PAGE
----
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RESET Therapy Update

October 12, 2017

The intent of this E-Blast is multipurpose. I’ve shared information about RESET Therapy with you previously to inform you that an alternative intervention that is able to remediate the effects of PTSD was being fully explored in regards to its potential broader use. Within this context, a RAND Corporation study was released on 8/07/2017, entitled "Quality of Care for PTSD and Depression in the Military Health System," I’ve included a quote from the report which found that: “the Military Health System (MHS) performed well in providing initial screening for suicide and substance use, but needs to improve at providing adequate follow up to service members with suicide risk. The study found that fewer than half of service members screened positively for PTSD and depression received adequate care when beginning treatment. RAND also found that quality of care varied by branch of service and location, indicating that best practices are not being shared, and resources are insufficient.” (“Quality of Care for PTSD and Depression in the Military Health System: Final Report - RAND Report on PTS 2017 (1).pdf,”)

 

At the present time, we at the RESET Therapy Professional Institute are in the process of conducting a formal study of 36 combat-veterans with documented PTSD. We have completed the initial stage of treatment of 6 of these veteran volunteers and will share our finding on one of a number of measures utilized within the context of pre-treatment and post-treatment measures. The CAPS-5 is considered to be the ‘Gold Standard’ in PTSD assessment (Weathers, Keane, & Davidson, 2001).  It is used to assess the 20 DSM-5 PTSD symptoms on a 0 to 4 scale with a possible total of 80 points.  Included are questions that target the onset and duration of symptoms, subjective distress, impact of symptoms on social and occupational functioning, improvement in symptoms since a previous CAPS-5 administration, overall response validity, overall PTSD severity and specifications, and overall response validity and PTSD severity.

 

Our results as Provided in Table 1 are based on four one-hour treatment session with 2 Vietnam; 2 Gulf War; 2 Afghanistan/Iraq veterans as follows:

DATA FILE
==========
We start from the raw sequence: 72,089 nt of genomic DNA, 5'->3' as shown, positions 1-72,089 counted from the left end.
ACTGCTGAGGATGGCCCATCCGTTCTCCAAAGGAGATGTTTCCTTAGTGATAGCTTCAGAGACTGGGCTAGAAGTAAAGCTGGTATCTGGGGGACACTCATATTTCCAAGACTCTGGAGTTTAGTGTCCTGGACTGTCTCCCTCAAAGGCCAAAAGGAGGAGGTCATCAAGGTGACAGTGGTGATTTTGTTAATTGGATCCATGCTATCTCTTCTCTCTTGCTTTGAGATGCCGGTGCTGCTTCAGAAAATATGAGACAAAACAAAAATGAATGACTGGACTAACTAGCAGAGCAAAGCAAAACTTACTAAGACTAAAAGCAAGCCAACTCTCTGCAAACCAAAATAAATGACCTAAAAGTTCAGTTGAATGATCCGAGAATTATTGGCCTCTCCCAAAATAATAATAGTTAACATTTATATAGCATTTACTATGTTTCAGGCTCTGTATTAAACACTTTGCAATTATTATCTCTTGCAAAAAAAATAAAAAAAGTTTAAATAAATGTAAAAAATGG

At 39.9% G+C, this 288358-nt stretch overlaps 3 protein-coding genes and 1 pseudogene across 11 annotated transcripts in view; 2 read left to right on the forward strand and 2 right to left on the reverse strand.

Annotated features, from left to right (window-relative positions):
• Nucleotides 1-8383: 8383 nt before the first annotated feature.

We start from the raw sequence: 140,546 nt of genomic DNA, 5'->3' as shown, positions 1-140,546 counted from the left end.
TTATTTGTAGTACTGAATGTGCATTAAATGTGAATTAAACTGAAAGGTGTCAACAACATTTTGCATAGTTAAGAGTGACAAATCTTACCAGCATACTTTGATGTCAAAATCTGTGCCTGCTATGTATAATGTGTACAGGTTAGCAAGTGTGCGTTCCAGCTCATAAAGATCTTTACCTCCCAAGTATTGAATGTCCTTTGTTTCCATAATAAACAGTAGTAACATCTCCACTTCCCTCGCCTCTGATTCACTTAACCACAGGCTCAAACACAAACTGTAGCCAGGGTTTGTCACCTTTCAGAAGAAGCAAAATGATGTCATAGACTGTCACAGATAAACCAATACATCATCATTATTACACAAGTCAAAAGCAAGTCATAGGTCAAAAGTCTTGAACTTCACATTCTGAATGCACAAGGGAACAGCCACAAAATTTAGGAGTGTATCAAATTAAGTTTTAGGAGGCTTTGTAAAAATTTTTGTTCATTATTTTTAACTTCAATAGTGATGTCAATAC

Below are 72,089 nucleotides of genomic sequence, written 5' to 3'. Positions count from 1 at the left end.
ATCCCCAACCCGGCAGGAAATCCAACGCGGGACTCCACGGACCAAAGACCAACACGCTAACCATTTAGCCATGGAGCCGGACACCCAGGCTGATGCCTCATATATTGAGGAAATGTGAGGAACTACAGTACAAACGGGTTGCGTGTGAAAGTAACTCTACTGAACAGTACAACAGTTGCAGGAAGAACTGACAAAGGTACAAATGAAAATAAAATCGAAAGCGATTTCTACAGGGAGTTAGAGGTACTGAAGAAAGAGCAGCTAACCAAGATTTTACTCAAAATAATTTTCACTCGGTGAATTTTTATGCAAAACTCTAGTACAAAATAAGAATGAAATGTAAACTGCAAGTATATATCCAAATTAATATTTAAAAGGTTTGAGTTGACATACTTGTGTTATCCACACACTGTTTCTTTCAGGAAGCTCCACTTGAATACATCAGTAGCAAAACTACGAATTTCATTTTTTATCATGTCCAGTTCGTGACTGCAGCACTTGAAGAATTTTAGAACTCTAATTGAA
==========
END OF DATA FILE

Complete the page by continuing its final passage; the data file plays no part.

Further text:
Table 1.  Pre- and post-treatment CAPS scores for six veterans with PTSD.

Scores based on a possible total of 80 points.

V = Vietnam; GW = Gulf Wars; IA = Iraq/Afghanistan.

 

 

Looking at the CAPS-5, it appears to meet the standards for parametric statistical analyses.  So, conducting a two- tailed, paired-sample (equal variance) t test reveals a statistically significant difference between the two sets of scores at the 99.9% level of confidence (p < 0.001).  Even if we assume non-equal variance in the scores from pre-to post, the t test results barely change with a p at: 0.000242 (99.975%)

 

We have submitted one case study article to a peer reviewed journal and await notification of acceptance. We are preparing a second cumulative case study article reviewing our results with the above six veterans for submission to a major international trauma focused journal. At this point in our development, we are seeking a skilled grant writer who is experienced in submitting proposals to federal government agencies such as the VA, DOD, etc. This is a lacking component in our team and is necessary to secure the required funding to complete our study. If you are skilled in this domain or are aware of someone who is, please contact me at the above e-mail address (glindy123@gmail.com).

 

 

 

George Lindenfeld, PH.D.

 

 

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